I said it was rare and I have proven it is rare. No one has proven otherwise, least of all you.

RWinUT
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RWinUT

The downvoters are people who hate inconvenient facts.

RWinUT
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RWinUT

I said 5’8 and 5’9 but okay. I’ll humor you. So there have been TWO since 1900, one being 5’10. And it hasn’t happened since Mays. My point that it is exceedingly rare stands. Strong.

jhalpin23
Member
Member
jhalpin23

Your point about shorter players hitting for power is moderately interesting. You even mentioned the ball but failed to mention how more players attempting to his for power than ever before could also be a big part of it.
However, your “draw your own conclusions” and not so vague accusations crap is what I’m guessing most people have a problem with. Along with your attitude to everyone who came along and found exceptions to your rule. Basically if you act like a tool you’re going to get a bunch of downvotes.

RWinUT
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RWinUT

So people are responding to the PED implications and not the facts rather than examining the facts and coming to a conclusion. Good to know. We found two exceptions, and one was 5’10. Let’s be honest. TWO in 118 years, the most recent being Mays. Sorry but my point, in spite of the baseless downvotes, still emphatically stands. No one comes close to refuting it.

jhalpin23
Member
Member
jhalpin23

You sounds surprised people are responding to how information is presented. That matters.

The fact that the ball is juiced and players are trying to hit for more power than ever seems like some pretty good facts that refute it as well. Also players are in better shape and stronger than they ever have been and are encouraged to hit for power where in the past someone like Betts or Ramirez would probably be told to hit the ball on the ground and use their speed. I find all of these reasons much more likely and compelling than throwing out random PED accusations.

RWinUT
Member
RWinUT

Turns out I was half right. The average height is 6’2. There’s ONE 5’9, ONE 5’10, and FIVE 5’11’s. Conversely, there are a DOZEN 6’4 or taller. So 5’8 NEVER happened and 5’9 happened ONCE in a land far away and long ago, under very different conditions (e.g., no 100 mph fastballs).

On weight my hunch was wrong, apparently. There were a lot more below 200 than I thought there would be, even though the average was 205.

So it turns out that it’s not so unusual that Betts is 180 lbs and mashing. But it’s outrageous that he, Ramirez and Albies are 5’8 & 5’9 and headed for 40-50 HR’s. That’s NEVER happened.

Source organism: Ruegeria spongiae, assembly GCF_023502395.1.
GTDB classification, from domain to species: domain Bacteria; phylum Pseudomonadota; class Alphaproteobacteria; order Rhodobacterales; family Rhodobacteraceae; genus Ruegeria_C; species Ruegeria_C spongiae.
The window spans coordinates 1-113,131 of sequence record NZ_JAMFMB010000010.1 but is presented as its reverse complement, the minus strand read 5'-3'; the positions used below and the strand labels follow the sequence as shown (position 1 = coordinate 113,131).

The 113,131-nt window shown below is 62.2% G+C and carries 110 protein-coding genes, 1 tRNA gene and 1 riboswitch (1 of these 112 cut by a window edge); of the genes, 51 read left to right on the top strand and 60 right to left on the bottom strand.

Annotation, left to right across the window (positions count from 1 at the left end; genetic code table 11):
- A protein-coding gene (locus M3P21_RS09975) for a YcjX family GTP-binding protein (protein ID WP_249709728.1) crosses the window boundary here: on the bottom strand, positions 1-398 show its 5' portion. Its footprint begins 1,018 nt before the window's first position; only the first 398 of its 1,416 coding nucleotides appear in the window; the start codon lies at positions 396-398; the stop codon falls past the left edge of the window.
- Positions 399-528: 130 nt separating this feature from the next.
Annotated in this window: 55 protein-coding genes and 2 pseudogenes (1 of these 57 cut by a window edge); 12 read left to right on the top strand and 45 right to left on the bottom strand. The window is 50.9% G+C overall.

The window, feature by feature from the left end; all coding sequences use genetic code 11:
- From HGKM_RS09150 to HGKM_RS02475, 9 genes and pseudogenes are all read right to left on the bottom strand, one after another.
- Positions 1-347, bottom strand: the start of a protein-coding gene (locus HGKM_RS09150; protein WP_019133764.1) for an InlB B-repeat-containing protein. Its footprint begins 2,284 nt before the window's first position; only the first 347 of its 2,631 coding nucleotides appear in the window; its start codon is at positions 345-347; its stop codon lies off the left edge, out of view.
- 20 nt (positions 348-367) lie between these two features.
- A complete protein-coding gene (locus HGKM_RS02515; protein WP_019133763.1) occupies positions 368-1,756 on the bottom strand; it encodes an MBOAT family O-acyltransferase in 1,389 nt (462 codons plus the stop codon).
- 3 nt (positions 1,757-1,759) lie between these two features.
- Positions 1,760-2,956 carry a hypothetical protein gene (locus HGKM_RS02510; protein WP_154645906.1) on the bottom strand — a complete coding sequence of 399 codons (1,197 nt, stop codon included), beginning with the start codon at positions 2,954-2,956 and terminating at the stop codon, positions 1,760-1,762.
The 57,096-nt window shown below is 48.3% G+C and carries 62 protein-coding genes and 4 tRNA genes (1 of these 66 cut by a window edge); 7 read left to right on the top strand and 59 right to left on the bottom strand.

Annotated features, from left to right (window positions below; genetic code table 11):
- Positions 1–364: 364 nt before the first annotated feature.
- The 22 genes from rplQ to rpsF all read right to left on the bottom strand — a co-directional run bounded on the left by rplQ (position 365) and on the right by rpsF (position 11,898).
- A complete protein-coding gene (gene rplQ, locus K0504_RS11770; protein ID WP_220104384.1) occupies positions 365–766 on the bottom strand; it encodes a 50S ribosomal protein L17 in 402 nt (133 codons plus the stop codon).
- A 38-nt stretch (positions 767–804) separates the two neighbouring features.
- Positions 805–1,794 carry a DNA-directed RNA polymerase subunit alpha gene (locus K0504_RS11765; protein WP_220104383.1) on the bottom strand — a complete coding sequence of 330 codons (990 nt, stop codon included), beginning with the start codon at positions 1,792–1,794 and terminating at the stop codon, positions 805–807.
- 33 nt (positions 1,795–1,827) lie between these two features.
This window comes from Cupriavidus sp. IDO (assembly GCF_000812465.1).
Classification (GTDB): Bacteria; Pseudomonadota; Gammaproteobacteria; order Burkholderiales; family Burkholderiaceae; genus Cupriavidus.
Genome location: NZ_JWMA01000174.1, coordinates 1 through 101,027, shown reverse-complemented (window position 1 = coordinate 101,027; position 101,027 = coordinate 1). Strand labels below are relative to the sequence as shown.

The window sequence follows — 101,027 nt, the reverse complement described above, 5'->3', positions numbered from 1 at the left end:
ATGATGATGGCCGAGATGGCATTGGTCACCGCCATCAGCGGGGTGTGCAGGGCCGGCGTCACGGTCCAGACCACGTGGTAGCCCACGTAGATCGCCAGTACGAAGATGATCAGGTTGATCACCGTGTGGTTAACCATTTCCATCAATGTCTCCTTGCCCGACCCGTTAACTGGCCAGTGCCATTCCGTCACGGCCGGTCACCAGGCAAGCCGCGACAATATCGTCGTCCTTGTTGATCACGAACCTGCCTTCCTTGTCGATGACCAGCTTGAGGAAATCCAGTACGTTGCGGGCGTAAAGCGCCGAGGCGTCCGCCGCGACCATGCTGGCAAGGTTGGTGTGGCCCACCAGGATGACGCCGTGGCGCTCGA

RWinUT
Member
RWinUT

Downvoter doesn’t like the facts. Can’t refute them so all he can do is just downvote with nothing to say. Facts are facts and the facts are that it’s NEVER happened before. And that means its odd and rare.

ItsPoPtime
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ItsPoPtime

There is no way that Jose Ramirez is under a hundred and seventy pounds at the moment just by looking at him play he looks like a stout 185. Mookie, on the other hand when seeing him in the locker room basically looks like he has the figure of a 11th grade kid in high school

RWinUT
Member
RWinUT

Agreed. I find the weight data in particular to be low. Nevertheless, I’ve adjusted my view on the weight to recognize the data. The fact that Mookie is 180 is not so surprising. The fact that these guys are 5’8 & 5’9 and on pace to slug 40+ HRsd is outlandish. A little research and intellectual honesty will tell you that.

RWinUT
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RWinUT

I said a little research and honesty, downvoters…

jsc1973
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jsc1973

Hank Aaron was listed at the same 180 pounds throughout his career. Draw your own conclusions.

RWinUT
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RWinUT

Aaron was 6′. I’m guessing he was more than 180 for at least 1/2 his career. Either way, the point stands. He wasn’t 5’8 or 5’9. Also, I did analyze the top 50 HR hitters all-time and did determine that there were far more 175-200 lb sluggers than I thought. Even though the average was 205, I’ve changed my position on the weight. It’s a lot less odd that Betts is 180 and a slugger than that he is 5’9. THAT’S ODD and RARE.

RWinUT
Member
RWinUT

Downvoters can’t say WHY they think it is not odd or rare for 5’8 and 9ers to mash 40-50 HRs, because there’s no data to support them; they’re just childishly saying “nah-nah-nah-nah-nah, it’s not odd or rare.” Well the facts say otherwise. You can have your own opinion. You can’t have your facts.

Defenestrater
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Defenestrater

The downvoters are not saying that you are wrong. They are saying that you are acting like a d*ck.

WARrior
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Member
WARrior

Trout was on about the same pace at that point. He’s just really, really cooled since then.